Definition of cradle in English:

cradle

Syllabification: cra·dle
Pronunciation: /ˈkrādl
 
/

noun

  • 1An infant’s bed or crib, typically one mounted on rockers.
    More example sentences
    • Cribs, cradles and bassinets are traditionally woven from wickerwork.
    • Rockers were found on cradles as early as the fifteenth century.
    • I looked towards the never-ending horizon, which was already holding the sun like a baby in a cradle.
    Synonyms
  • 1.1 (the cradle) Infancy: a society that would secure the welfare of its citizens from cradle to grave
    More example sentences
    • A person's journey from the cradle to the grave should be filled with joyous revelation, not filibustering and legislation.
    • In all their growing years, from the cradle until their 18th birthday, no one will ever, in any purposeful way, have said ‘No’ to them.
    • Collins is 41, a politician from the cradle, living and breathing the Westminster air.
  • 1.2 (the cradle of) A place, process, or event in which something originates or flourishes: he saw Greek art as the cradle of European civilization
    More example sentences
    • Furthermore, this land is the cradle and location of most of the important events of Christianity.
    • It was not long before Hispanic ballplayers earned their well-deserved place in the cradle of American baseball.
    • Big cities are both cradles and magnets for enterprise and creativity.
    Synonyms
    birthplace, fount, fountainhead, source, spring, fountain, origin, place of origin, seat
    literary wellspring
  • 2A framework resembling a cradle, in particular.
    More example sentences
    • Content can also be displayed on a TV via the docking cradle.
    • Another handy new feature is the USB download cradle.
    • Logitech cleverly ships a charging cradle for their high-end cordless mice.
  • 2.1A framework on which a ship or boat rests during construction or repairs.
    More example sentences
    • Calamity struck when the cradle on the trailer collapsed and crushed her boat.
    • High water levels, again, floated many boats off their lift cradles or up through roofs of covered docks.
    • Sounds of voices barking instructions competed with the rattle of chains as the boat and cradle were lowered down the slipway.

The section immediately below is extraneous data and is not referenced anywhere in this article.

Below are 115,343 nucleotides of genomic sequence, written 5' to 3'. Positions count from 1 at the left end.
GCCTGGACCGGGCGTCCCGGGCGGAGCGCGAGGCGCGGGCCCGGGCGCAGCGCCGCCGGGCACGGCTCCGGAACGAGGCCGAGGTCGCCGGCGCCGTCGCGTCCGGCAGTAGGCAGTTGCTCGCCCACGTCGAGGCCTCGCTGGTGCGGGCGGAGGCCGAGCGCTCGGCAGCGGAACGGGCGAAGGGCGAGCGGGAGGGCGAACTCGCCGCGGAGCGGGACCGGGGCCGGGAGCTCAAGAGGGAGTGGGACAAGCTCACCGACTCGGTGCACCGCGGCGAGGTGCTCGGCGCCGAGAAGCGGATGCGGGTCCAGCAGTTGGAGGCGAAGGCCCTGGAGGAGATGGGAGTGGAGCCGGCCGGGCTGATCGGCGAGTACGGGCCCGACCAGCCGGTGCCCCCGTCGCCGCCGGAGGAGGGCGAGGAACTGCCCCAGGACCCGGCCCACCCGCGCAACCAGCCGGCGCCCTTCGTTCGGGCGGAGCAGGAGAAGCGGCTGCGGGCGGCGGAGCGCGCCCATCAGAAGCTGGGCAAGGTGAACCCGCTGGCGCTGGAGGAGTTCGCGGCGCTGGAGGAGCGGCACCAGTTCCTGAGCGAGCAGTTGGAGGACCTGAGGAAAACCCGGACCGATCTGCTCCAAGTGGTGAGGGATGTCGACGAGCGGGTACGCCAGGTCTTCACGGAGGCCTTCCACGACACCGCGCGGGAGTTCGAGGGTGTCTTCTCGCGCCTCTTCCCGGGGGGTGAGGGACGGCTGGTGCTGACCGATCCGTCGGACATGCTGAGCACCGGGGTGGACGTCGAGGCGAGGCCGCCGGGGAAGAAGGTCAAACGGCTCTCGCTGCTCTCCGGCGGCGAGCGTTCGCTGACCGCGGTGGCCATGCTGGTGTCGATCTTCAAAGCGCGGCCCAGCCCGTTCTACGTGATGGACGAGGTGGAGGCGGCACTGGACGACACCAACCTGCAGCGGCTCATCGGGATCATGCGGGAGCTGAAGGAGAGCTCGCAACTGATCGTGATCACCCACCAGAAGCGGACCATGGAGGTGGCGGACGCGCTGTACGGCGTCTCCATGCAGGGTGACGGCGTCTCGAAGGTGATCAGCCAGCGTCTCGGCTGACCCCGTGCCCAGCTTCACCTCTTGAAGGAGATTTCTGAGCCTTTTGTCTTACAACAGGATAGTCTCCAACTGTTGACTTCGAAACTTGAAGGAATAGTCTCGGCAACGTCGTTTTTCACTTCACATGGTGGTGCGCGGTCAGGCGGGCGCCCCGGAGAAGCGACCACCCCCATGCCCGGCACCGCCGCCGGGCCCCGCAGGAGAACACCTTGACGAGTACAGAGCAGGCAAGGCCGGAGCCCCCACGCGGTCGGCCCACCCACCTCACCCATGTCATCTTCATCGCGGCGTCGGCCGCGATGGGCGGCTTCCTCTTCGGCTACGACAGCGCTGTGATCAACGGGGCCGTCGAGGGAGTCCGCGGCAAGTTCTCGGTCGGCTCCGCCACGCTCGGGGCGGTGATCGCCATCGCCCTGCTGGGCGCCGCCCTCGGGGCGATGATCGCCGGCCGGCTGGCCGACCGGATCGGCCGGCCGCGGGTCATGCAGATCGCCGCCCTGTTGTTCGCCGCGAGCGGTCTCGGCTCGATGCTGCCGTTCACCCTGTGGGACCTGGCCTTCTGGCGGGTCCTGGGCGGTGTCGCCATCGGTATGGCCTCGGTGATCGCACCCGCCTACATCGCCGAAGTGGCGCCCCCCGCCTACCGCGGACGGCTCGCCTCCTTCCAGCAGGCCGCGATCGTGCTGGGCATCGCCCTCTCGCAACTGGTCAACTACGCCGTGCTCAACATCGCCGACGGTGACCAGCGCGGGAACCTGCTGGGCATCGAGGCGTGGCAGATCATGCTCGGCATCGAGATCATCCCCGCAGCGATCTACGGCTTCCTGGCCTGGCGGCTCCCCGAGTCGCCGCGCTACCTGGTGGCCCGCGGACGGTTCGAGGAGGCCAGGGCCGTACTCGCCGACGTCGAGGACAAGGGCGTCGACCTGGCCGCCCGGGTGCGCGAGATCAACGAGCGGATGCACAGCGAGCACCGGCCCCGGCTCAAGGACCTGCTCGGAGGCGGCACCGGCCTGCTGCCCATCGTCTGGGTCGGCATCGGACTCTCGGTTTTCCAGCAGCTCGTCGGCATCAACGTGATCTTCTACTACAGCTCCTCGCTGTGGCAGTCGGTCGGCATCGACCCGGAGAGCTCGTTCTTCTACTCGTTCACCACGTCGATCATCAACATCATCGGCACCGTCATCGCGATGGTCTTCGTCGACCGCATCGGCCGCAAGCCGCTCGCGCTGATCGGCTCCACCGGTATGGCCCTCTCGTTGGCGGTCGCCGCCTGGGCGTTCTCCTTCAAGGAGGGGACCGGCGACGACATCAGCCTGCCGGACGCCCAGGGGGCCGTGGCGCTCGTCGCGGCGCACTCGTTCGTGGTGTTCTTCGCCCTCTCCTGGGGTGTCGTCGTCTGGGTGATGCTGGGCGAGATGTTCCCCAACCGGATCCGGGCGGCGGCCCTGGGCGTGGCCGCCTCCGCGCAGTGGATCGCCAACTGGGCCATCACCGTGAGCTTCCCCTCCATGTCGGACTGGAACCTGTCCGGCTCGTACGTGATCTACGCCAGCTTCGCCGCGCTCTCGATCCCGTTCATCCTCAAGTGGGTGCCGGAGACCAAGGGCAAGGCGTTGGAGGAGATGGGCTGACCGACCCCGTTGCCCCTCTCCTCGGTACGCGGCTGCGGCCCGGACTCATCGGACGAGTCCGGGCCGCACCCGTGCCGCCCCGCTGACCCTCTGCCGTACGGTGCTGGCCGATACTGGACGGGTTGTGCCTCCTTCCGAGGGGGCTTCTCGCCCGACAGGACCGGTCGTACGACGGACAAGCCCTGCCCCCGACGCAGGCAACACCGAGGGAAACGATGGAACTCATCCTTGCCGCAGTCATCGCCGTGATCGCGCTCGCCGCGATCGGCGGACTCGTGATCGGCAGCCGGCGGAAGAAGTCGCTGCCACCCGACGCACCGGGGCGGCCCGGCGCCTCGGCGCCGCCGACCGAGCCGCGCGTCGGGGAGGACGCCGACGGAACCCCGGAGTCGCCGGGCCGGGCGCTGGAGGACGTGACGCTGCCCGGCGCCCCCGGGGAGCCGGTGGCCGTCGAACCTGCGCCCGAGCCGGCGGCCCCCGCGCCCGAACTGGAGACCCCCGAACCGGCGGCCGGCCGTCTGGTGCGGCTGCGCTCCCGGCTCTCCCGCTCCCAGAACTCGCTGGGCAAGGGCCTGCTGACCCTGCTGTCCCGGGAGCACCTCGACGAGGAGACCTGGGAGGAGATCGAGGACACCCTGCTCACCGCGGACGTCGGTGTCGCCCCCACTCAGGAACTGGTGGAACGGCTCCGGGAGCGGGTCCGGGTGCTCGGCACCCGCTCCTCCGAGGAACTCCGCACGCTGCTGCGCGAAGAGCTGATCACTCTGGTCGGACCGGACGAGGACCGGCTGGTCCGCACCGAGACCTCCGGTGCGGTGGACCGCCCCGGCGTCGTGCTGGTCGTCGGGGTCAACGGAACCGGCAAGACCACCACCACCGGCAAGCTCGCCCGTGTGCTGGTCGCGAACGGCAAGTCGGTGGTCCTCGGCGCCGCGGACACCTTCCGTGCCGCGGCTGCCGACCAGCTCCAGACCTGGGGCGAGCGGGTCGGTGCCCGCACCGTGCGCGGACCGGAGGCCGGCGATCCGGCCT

• 2.2The part of a telephone on which the receiver rests when not in use.
    More example sentences
    • His fingers made their way to the cradle the receiver was resting on, then just snatched the thing off and held it to his ear.
    • After a moment, she took the telephone from its cradle, dialing in a number quickly, and the recipient answered.
    • He pulled the receiver out of the cradle and dialed the number for the poison center at the local hospital.
  • 2.3 Mining A trough on rockers in which auriferous earth or sand is shaken in water to separate the gold.
    More example sentences
    • It felt as if we were the contents of a cradle sifting out precious gold from the riverbank.

verb

[with object] Back to top  
  • 1Hold gently and protectively: she cradled his head in her arms
    More example sentences
    • Tory stood slowly, gathering her bag into her arms, cradling it protectively to her chest
    • He sighed gently, cradling his bruised hand as an afterthought.
    • So O'Neill picked me up bridal style, cradling me gently in his arms.
    Synonyms
    hold, support, pillow, cushion, shelter, protect; rest, prop (up)
  • 1.1Be the place of origin of: the northeastern states cradled an American industrial revolution
    More example sentences
    • She was the youngest daughter's youngest: cherished and protected and spoiled, cradled within the family's golden cocoon.
    • Marconi is the person at Weidlinger whose mind is currently cradling the vorticity confinement idea.
    • While the fallen have long since cast off their earthly form, the land which cradled them and shared their suffering will never disappear.
  • 2Place (a telephone receiver) in its cradle.
    More example sentences
    • Dad cradled the receiver just as the glob I flicked from my spoon landed directly on my brother's nose.
    • Leigh cradled the receiver carefully and looked at the small clock on the table beside her.
    • A telephone lay cradled in the perpendicular base under the directory.

Origin

Old English cradol, of uncertain origin; perhaps related to German Kratte 'basket'.

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Pronunciation: mɪˈlɔːd
noun
used to address an English nobleman